Timing can be a deal breaker, there is no question, but I also think that we have a huge say in whether it is or not. I think we often use it as an excuse. It is easier to dismiss something as bad timing vs. questioning why the timing is bad. Is it really timing? Or is it the underlying emotions we are too afraid to unpack? Acknowledging they exist means we have to do the work. Admitting timing is irrelevant- if we are brave enough to do so- initiates a process that can be very painful and anything but a quick fix.

But isn’t it actually more painful to keep repeating the things that aren’t working in our lives? Isn’t it more painful to continue preventing ourselves from experiencing life fully, whether that be love, fulfillment, success…whatever it is that would make your heart happy. But happy takes work. It isn’t something that just happens. It is something we have to make happen. It’s a decision.

“No one can be both happy and unhappy at the same time, right? One blights the other.”
                    ~ Mike Dooley

I have a love/hate relationship with this quote. It seems completely logical and seemingly impossible to apply to my day-to-day. It would be so much easier to be the victim, to believe all of these things are happening to me and chalk it up to bad timing.

But that’s exactly what defines us, isn’t it? We can’t always control our circumstances- and yes, our circumstances can be terrible. But, at the risk of sounding like a cliche, doesn’t all come down to our approach?

Are we the victims of ‘fate’, or are we the masters of it?

This brings me back to timing, but in the time-continuum sense. Application, essentially. How exactly do I do this whole transformation part? Relationships, for example, since this is definitely something that has not been working for me. And I’m not the least bit interested in repeating my past experiences with them.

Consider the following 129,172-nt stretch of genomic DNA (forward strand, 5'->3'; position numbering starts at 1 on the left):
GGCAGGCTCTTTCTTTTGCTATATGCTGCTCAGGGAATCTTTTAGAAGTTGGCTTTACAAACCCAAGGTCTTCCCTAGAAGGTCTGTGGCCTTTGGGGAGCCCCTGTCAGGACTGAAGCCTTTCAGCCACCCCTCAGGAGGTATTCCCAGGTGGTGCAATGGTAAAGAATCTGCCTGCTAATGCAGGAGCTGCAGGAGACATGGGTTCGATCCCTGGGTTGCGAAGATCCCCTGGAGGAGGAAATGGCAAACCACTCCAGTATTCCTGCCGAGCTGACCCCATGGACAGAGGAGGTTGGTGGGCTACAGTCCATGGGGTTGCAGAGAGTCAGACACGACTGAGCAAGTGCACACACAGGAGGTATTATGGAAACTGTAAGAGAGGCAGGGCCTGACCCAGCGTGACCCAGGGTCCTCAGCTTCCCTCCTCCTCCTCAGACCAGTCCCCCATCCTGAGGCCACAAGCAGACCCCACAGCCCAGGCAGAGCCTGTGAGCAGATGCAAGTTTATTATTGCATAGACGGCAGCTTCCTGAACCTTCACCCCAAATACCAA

Am I ready to get into a relationship? I really don’t know. The truth is, I’m questioning everything right now. I don’t 100% trust myself anymore. My intuition and ‘follow my heart’ approach to life has not served me of late. It is extremely challenging at this point to trust myself, or anyone else for that matter. More times than not, I find myself functioning from a place of fear and insecurity.

So does this confirm that I’m really not ready to put myself back out there? Maybe. But I’m not sure the alternative, forcing myself to steer clear of all things intimate, is the solution either. I don’t think you can know for sure unless you know and trust yourself enough to listen to what your intuition is telling you.

What I do know is that I can’t do the work if I’m not giving myself the chance to try again. True, I need to be very cognizant of the issues I need to work on. But, if I am determined to never go back to the place I was a few months ago, then I have to figure out how to go another direction. Standing still certainly isn’t going to get me anywhere.

Oddly enough, the general theory of relativity kept surfacing when I was thinking about all of this. Quick review (I definitely needed one).

The theory dealing with gravity…based on the postulate that the local effects of a gravitational field and of acceleration of an inertial system are identical.

I know, where the hell is this going? Bear with me, here.

If we want to move forward, then we have to be willing to fall and trust that the result will be a progression forward. One cannot happen without the other, because they are happening simultaneously.